Co2 crisis hits British meat industry
The Billingham and Ince fertiliser plants, two units that we're providing 60% of the UK's food grade Co2, will suspend production indefinitely as a result of high natural gas prices. "The announcement came from their New York listed owner, CF Industries, and piles even more pressure on the UK meat processing industry which relies on Co2 as one of its inputs. We're also hearing rumors that a similar situation is developing in Spain," announced the British Meat Processing Association (BMPA).
This means that, once their current stocks of the gas run out (estimated to be in less than 14 days) some companies will have to stop taking animals and close production lines, leading to a logjam of animals back to the farms. This situation has been seen in the British pig industry, which is now facing the imminent prospect of a humane cull on farms.
For other companies producing beef and lamb they could continue producing retail packs of meat but without Co2 used in the vacuum packing process, up to 5 days shelf life would be lost. Given the current food chain disruption caused by a lack of HGV drivers, this could pose an additional problem for retailers.
Nick Allen, CEO of the British Meat Processors Association said: “This crisis highlights the fact that the British food supply chain is at the mercy of a small number of major fertiliser producers (four or five companies) spread across northern Europe. We rely on a by-product from their production process to keep Britain’s food chain moving.”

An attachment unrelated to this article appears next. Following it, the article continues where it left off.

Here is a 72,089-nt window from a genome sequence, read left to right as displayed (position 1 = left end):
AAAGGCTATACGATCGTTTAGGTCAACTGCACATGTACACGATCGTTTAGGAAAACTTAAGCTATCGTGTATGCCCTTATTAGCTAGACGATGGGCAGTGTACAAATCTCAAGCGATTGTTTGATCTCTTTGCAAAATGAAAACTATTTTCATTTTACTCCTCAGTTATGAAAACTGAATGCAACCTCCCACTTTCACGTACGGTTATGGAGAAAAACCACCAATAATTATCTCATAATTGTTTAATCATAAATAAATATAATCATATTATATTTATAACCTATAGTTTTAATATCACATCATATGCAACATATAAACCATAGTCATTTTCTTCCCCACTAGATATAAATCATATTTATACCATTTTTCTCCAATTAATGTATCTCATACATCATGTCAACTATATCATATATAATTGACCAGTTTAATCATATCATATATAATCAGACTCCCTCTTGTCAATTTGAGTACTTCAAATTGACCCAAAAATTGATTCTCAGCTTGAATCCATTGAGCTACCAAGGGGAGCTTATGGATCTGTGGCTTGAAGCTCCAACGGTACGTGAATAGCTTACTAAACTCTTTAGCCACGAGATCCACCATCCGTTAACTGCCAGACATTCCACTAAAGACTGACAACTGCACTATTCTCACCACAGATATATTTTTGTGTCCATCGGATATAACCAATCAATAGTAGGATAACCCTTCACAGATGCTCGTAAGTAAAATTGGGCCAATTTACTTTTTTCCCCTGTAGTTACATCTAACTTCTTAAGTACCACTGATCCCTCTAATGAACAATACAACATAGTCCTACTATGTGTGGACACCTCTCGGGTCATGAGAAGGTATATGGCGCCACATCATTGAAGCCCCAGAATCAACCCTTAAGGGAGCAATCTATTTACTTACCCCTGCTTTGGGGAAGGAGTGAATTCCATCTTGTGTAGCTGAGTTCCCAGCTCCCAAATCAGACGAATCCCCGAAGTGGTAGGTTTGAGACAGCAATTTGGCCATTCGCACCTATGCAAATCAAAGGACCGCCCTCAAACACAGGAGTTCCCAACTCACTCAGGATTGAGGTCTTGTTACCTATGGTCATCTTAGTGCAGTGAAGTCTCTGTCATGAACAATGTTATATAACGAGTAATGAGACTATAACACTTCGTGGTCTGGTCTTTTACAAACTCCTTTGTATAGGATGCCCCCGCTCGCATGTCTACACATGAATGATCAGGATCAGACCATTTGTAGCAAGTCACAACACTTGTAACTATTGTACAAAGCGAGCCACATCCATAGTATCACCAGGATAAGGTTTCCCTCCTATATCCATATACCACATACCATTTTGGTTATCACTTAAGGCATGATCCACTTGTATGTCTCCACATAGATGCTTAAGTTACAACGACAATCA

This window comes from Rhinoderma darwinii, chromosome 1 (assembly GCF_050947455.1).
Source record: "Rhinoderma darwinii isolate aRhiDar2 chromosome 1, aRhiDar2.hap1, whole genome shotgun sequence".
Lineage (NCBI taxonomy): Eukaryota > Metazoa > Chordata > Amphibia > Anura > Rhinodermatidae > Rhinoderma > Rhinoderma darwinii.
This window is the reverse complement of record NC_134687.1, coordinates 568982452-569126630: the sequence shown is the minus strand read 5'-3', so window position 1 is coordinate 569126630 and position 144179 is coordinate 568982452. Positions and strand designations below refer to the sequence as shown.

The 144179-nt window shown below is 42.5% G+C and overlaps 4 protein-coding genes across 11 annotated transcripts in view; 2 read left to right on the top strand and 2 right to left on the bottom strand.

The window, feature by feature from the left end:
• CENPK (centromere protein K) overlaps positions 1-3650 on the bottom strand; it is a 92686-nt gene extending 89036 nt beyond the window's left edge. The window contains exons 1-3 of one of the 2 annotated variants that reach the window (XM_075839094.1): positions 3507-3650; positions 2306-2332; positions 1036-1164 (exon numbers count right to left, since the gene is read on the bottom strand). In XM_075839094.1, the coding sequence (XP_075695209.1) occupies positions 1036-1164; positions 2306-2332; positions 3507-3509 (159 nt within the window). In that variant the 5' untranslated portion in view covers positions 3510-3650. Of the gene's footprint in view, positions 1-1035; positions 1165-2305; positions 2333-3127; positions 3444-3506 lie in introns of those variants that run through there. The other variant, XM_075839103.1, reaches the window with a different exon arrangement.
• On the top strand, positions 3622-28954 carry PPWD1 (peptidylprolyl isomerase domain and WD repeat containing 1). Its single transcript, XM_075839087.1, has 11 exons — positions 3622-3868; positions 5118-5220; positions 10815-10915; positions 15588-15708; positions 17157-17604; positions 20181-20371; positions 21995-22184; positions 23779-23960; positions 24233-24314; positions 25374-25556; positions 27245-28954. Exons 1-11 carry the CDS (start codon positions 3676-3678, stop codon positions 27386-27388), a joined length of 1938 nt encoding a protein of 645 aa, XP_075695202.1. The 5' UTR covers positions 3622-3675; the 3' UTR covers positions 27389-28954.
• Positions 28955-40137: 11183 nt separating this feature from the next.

To tackle the current crisis BMPA is lobbying the Secretary of State for Business, Energy and Industrial Strategy for Government support to help prop up UK Co2 production short-term. BMPA also wants Government to take a firmer stance with the UK Co2 producers. Nick Allen said: “This time, we’ve had zero warning of the planned closure of the fertilizer plants in Ince and Stockton-on-Tees and, as a result, it’s plunged the industry into chaos. We urgently need the Secretary of State for Business to convene the big Co2 manufacturers to demand that they coordinate to minimise disruption, and provide information to Britain’s businesses so contingency plans can be made.”
A worrying fact is that the Co2 market is very opaque. Supplies are moved around between countries and companies to the extent that British meat producers do not know exactly how much European Co2 the British food industry relies on or how much is in the system at any one time. Worryingly, multiple plants in Europe, where the British meat industry would have turned to for emergency supplies, are also to be closed.
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